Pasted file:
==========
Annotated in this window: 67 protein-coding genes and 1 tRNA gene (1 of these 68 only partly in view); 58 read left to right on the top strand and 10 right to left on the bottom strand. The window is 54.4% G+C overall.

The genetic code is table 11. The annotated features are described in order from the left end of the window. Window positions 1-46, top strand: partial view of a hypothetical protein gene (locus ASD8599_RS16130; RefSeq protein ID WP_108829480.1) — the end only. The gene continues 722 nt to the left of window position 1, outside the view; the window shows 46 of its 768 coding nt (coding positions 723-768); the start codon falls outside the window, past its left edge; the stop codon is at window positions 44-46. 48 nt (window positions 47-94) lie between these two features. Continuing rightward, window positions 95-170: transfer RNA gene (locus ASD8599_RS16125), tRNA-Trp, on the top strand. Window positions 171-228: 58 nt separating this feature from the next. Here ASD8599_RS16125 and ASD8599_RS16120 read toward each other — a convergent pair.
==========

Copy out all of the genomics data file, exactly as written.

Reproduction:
Annotated in this window: 67 protein-coding genes and 1 tRNA gene (1 of these 68 only partly in view); 58 read left to right on the top strand and 10 right to left on the bottom strand. The window is 54.4% G+C overall.

The genetic code is table 11. The annotated features are described in order from the left end of the window. Window positions 1-46, top strand: partial view of a hypothetical protein gene (locus ASD8599_RS16130; RefSeq protein ID WP_108829480.1) — the end only. The gene continues 722 nt to the left of window position 1, outside the view; the window shows 46 of its 768 coding nt (coding positions 723-768); the start codon falls outside the window, past its left edge; the stop codon is at window positions 44-46. 48 nt (window positions 47-94) lie between these two features. Continuing rightward, window positions 95-170: transfer RNA gene (locus ASD8599_RS16125), tRNA-Trp, on the top strand. Window positions 171-228: 58 nt separating this feature from the next. Here ASD8599_RS16125 and ASD8599_RS16120 read toward each other — a convergent pair.